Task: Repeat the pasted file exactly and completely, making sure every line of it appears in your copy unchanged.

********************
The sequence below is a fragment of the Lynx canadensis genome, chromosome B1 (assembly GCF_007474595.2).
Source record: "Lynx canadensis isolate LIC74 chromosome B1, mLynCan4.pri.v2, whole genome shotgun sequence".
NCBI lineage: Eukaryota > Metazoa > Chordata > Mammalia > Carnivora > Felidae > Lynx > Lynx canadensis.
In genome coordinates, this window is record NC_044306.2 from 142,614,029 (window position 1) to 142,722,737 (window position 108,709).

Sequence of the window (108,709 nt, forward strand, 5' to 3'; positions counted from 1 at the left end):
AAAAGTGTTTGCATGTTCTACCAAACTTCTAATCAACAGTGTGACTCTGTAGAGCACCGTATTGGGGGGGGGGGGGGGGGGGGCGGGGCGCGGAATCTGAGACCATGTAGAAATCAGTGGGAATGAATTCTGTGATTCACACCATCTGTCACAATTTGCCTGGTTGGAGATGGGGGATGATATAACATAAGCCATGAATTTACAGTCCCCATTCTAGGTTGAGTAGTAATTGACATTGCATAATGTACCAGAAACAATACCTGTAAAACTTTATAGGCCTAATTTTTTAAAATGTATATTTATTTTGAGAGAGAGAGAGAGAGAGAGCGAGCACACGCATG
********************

The sequence below is a fragment of the Lynx canadensis genome, chromosome B1 (assembly GCF_007474595.2).
Source record: "Lynx canadensis isolate LIC74 chromosome B1, mLynCan4.pri.v2, whole genome shotgun sequence".
NCBI lineage: Eukaryota > Metazoa > Chordata > Mammalia > Carnivora > Felidae > Lynx > Lynx canadensis.
In genome coordinates, this window is record NC_044306.2 from 142,614,029 (window position 1) to 142,722,737 (window position 108,709).

Sequence of the window (108,709 nt, forward strand, 5' to 3'; positions counted from 1 at the left end):
AAAAGTGTTTGCATGTTCTACCAAACTTCTAATCAACAGTGTGACTCTGTAGAGCACCGTATTGGGGGGGGGGGGGGGGGGGGCGGGGCGCGGAATCTGAGACCATGTAGAAATCAGTGGGAATGAATTCTGTGATTCACACCATCTGTCACAATTTGCCTGGTTGGAGATGGGGGATGATATAACATAAGCCATGAATTTACAGTCCCCATTCTAGGTTGAGTAGTAATTGACATTGCATAATGTACCAGAAACAATACCTGTAAAACTTTATAGGCCTAATTTTTTAAAATGTATATTTATTTTGAGAGAGAGAGAGAGAGAGAGCGAGCACACGCATG